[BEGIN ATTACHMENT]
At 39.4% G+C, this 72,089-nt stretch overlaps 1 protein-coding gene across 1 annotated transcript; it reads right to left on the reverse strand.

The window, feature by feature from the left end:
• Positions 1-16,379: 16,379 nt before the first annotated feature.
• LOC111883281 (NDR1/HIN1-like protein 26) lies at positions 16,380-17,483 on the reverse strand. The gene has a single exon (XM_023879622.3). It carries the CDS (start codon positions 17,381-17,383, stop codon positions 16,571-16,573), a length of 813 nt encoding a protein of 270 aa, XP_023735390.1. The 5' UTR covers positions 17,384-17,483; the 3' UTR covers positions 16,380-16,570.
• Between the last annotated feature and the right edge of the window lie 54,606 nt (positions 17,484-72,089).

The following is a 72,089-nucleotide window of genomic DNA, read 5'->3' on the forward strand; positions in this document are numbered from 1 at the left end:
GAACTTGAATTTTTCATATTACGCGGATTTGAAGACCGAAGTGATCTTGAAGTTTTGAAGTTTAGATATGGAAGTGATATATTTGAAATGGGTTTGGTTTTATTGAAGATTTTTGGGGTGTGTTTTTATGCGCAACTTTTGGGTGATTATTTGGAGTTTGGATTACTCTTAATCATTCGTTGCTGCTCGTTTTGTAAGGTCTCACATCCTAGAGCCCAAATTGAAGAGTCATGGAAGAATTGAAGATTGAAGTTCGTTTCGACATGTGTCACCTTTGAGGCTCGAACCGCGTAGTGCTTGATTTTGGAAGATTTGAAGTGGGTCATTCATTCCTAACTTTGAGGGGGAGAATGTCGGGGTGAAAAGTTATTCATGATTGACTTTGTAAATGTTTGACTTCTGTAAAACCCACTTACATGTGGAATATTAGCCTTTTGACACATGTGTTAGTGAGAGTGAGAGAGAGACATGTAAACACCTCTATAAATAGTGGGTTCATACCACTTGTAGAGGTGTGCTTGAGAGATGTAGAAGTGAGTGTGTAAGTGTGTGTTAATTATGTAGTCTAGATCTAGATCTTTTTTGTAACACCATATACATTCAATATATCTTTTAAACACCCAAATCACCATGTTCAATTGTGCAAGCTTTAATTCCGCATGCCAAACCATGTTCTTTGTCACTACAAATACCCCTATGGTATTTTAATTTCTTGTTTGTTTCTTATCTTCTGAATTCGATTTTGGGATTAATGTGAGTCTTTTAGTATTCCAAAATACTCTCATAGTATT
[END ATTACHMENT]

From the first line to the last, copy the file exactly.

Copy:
At 39.4% G+C, this 72,089-nt stretch overlaps 1 protein-coding gene across 1 annotated transcript; it reads right to left on the reverse strand.

The window, feature by feature from the left end:
• Positions 1-16,379: 16,379 nt before the first annotated feature.
• LOC111883281 (NDR1/HIN1-like protein 26) lies at positions 16,380-17,483 on the reverse strand. The gene has a single exon (XM_023879622.3). It carries the CDS (start codon positions 17,381-17,383, stop codon positions 16,571-16,573), a length of 813 nt encoding a protein of 270 aa, XP_023735390.1. The 5' UTR covers positions 17,384-17,483; the 3' UTR covers positions 16,380-16,570.
• Between the last annotated feature and the right edge of the window lie 54,606 nt (positions 17,484-72,089).

The following is a 72,089-nucleotide window of genomic DNA, read 5'->3' on the forward strand; positions in this document are numbered from 1 at the left end:
GAACTTGAATTTTTCATATTACGCGGATTTGAAGACCGAAGTGATCTTGAAGTTTTGAAGTTTAGATATGGAAGTGATATATTTGAAATGGGTTTGGTTTTATTGAAGATTTTTGGGGTGTGTTTTTATGCGCAACTTTTGGGTGATTATTTGGAGTTTGGATTACTCTTAATCATTCGTTGCTGCTCGTTTTGTAAGGTCTCACATCCTAGAGCCCAAATTGAAGAGTCATGGAAGAATTGAAGATTGAAGTTCGTTTCGACATGTGTCACCTTTGAGGCTCGAACCGCGTAGTGCTTGATTTTGGAAGATTTGAAGTGGGTCATTCATTCCTAACTTTGAGGGGGAGAATGTCGGGGTGAAAAGTTATTCATGATTGACTTTGTAAATGTTTGACTTCTGTAAAACCCACTTACATGTGGAATATTAGCCTTTTGACACATGTGTTAGTGAGAGTGAGAGAGAGACATGTAAACACCTCTATAAATAGTGGGTTCATACCACTTGTAGAGGTGTGCTTGAGAGATGTAGAAGTGAGTGTGTAAGTGTGTGTTAATTATGTAGTCTAGATCTAGATCTTTTTTGTAACACCATATACATTCAATATATCTTTTAAACACCCAAATCACCATGTTCAATTGTGCAAGCTTTAATTCCGCATGCCAAACCATGTTCTTTGTCACTACAAATACCCCTATGGTATTTTAATTTCTTGTTTGTTTCTTATCTTCTGAATTCGATTTTGGGATTAATGTGAGTCTTTTAGTATTCCAAAATACTCTCATAGTATT